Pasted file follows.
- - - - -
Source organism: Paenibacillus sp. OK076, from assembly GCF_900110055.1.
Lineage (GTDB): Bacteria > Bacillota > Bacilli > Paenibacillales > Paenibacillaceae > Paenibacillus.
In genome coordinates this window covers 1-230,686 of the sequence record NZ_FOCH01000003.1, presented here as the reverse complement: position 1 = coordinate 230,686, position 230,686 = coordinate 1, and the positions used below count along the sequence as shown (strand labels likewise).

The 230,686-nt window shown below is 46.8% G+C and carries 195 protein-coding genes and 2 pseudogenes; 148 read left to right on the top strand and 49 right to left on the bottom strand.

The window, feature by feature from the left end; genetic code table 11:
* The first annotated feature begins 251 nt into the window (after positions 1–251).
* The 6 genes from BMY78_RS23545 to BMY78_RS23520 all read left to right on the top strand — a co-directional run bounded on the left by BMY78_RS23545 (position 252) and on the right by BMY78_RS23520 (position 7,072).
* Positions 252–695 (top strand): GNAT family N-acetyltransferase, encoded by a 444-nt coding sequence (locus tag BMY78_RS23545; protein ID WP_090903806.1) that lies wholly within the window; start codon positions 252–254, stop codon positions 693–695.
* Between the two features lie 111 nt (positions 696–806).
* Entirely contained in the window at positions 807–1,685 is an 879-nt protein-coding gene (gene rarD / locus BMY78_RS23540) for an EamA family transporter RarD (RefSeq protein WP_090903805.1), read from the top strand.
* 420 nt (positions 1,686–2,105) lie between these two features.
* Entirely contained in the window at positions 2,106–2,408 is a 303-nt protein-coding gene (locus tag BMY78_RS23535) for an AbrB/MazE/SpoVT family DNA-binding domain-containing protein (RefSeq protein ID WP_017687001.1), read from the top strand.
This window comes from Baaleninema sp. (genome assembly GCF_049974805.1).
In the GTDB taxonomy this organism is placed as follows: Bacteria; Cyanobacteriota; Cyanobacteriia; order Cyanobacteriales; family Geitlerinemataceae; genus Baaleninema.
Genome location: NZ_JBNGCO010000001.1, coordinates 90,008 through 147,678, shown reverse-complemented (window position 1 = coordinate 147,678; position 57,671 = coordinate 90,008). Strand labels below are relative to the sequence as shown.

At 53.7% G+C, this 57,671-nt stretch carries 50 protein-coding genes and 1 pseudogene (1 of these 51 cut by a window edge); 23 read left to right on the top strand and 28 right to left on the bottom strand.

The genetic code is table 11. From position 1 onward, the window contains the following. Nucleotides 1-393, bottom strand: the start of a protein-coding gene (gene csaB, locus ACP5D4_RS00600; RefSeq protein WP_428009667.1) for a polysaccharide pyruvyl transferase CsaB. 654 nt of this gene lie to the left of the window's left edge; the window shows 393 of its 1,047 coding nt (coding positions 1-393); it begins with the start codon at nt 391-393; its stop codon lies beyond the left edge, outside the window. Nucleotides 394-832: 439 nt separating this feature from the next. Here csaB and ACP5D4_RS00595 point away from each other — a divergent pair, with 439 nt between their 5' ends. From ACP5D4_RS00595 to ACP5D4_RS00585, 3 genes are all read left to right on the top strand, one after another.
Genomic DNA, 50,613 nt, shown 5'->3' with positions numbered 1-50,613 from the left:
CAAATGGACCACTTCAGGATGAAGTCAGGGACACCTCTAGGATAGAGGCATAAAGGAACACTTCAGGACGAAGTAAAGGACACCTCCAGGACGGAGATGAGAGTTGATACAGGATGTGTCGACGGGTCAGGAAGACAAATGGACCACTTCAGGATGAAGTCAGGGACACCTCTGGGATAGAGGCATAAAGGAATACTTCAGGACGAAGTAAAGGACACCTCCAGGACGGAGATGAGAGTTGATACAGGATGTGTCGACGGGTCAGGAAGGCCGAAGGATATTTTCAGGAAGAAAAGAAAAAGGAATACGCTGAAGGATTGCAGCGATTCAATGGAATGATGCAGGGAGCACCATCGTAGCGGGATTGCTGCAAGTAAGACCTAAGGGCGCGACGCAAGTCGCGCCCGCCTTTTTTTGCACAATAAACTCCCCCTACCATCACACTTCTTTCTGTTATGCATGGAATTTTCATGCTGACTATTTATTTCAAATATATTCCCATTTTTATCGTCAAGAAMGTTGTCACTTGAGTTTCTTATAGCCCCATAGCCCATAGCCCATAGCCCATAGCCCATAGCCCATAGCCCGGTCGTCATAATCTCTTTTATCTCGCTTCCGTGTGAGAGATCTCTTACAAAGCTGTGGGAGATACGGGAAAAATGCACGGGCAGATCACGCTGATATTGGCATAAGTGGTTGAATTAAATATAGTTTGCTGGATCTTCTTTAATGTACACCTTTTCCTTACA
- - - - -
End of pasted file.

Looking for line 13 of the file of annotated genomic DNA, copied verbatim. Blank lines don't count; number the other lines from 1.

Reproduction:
This window comes from Baaleninema sp. (genome assembly GCF_049974805.1).